The workshop leaders informed us that they in turn were inspired by Heidegger’s idea of “attentive dwelling” (1978:150). In fact, Heidegger has spoken on Dwelling a number of times and he seems to suggest that building (or perhaps we can change this to creating) and dwelling a synonymous (Heidegger & Hofstadter 1971, 10). My reading of his ideas (a novice reading at best I acknowledge), to me posits the notion that dwelling clears a space for building (creating), one that opens up for the potentiality of ideas to reveal themselves. A space in which an idea is able to gather to itself, in its own way, those things around it. Heidegger uses a metaphor of a bridge to explain how this process occurs pointing out that the bridge gathers two sides together and locates itself as a site for the confluence, of what might be thought of as the unconscious spirit of ideas that lies below the surface of realisation. There is then, a sense that for Heidegger dwelling is about return to a sense of peace in which the true nature of things is known (Heidegger & Hofstadter 1971, 3). That Dwelling as a form of thinking that returns us to where we always have been, without the noise, without the distraction, to recognise we are already there through careful attention to the moment.

I and my colleagues (I attended the conference with two research assistants) were very taken by this approach and we adapted it to a focus group methodology for a project we were at the time, just about to initiate. With the intention of evaluating the introduction of course blogs at our institution, the focus group session started with participants (in this case students) writing ideas down on post-it notes in response to a prompt. These were then placed on large sheets of paper on which each key theme had been inscribed at the centre. They were then encouraged to add other comments to the posters in an iterative, but silent process. This worked very well and after each Dwelling session we were able to facilitate a lively and productive discussion around the poster comments.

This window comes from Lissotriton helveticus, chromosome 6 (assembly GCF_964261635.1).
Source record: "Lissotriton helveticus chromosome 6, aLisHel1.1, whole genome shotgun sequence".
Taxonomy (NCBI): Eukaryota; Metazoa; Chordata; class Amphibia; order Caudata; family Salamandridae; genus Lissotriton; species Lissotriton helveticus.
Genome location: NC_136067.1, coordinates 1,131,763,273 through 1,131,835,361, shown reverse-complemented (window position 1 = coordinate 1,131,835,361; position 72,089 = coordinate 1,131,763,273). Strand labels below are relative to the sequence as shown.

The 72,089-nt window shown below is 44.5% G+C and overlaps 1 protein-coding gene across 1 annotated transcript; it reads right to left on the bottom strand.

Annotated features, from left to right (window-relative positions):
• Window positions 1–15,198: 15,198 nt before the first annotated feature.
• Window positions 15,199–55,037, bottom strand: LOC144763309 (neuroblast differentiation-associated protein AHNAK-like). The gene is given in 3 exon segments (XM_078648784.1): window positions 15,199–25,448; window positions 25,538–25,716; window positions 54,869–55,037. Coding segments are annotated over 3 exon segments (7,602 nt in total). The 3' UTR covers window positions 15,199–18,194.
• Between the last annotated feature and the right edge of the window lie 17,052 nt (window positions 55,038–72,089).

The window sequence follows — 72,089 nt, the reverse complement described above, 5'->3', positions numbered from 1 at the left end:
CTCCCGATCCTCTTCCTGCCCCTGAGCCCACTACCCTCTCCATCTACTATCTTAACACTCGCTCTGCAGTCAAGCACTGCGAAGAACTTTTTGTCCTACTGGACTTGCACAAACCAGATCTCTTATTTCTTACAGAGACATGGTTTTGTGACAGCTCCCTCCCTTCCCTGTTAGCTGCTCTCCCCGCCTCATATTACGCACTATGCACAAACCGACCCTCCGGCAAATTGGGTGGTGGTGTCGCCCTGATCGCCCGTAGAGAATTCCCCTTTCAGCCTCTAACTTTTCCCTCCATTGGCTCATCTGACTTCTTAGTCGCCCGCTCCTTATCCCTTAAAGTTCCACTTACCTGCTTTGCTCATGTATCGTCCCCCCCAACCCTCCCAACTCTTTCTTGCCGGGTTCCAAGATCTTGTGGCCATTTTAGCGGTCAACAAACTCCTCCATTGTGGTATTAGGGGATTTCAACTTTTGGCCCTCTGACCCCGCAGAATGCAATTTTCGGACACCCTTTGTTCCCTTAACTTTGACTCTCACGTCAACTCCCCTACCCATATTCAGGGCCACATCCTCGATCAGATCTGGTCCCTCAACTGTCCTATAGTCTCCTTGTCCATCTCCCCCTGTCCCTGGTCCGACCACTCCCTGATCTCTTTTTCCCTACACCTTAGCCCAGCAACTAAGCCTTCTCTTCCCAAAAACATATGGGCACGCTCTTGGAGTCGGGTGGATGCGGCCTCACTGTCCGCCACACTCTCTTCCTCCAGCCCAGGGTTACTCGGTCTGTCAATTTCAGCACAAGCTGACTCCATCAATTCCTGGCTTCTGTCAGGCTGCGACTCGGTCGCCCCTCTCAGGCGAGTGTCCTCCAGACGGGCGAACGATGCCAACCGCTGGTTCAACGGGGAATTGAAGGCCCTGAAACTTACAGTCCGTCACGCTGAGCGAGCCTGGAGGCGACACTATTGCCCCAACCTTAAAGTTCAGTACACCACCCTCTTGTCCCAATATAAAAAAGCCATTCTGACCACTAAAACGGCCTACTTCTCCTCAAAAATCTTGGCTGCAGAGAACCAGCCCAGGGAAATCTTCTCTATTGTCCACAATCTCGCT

Alongside the development of the focus group methjod, I also adapted the approach to tackle a problem with a drama production module I was about to run for a group of second year production students. The issue here is that without teaching screenwriting (which would take a good 6 to 8 weeks) I needed the students to generate a story idea within the first three weeks of the semester so that we could get the pre-production planning started as early as possible. I also hopped to tackle another associated issue I which is that left to their own devices students, as novice screenwriters will tend to default to the lowest common denominator and you get stories that are immature, predicable, reflect a narrow world view and mostly involve a gun. A final problem I wished to tackle revolved around the attachment students have to their first idea. They seem to think that their first idea is the only idea and own it with such deep emotional attachment that it is difficult to shift them from it.

So, the aim of the story workshop would hopefully fast track the development of an idea, root that idea in a real-world experience and divest students of their attachment to their own first idea.

It seemed to work, the students were extremely engaged, and really excited about the posters (they were virtually ripped off the wall by their respective owners). Plus, the trick I played on them (see below for more on this) seemed to work in that their ideas changed and they continued to change as they received further feedback during the later stages of the story development process. Perhaps the real evidence of the approaches success though, concerns a group of students who arrived back from the winter break some three or four weeks into the semester. Having missed the workshop, they were offered the opportunity to develop a script on any topic they chose (this was the control group that added an empirical dimension to the research). Needless to say, while all the other scripts were dramas with a real depth to them, this one group made a somewhat cliched film about gangsters that featured a gun.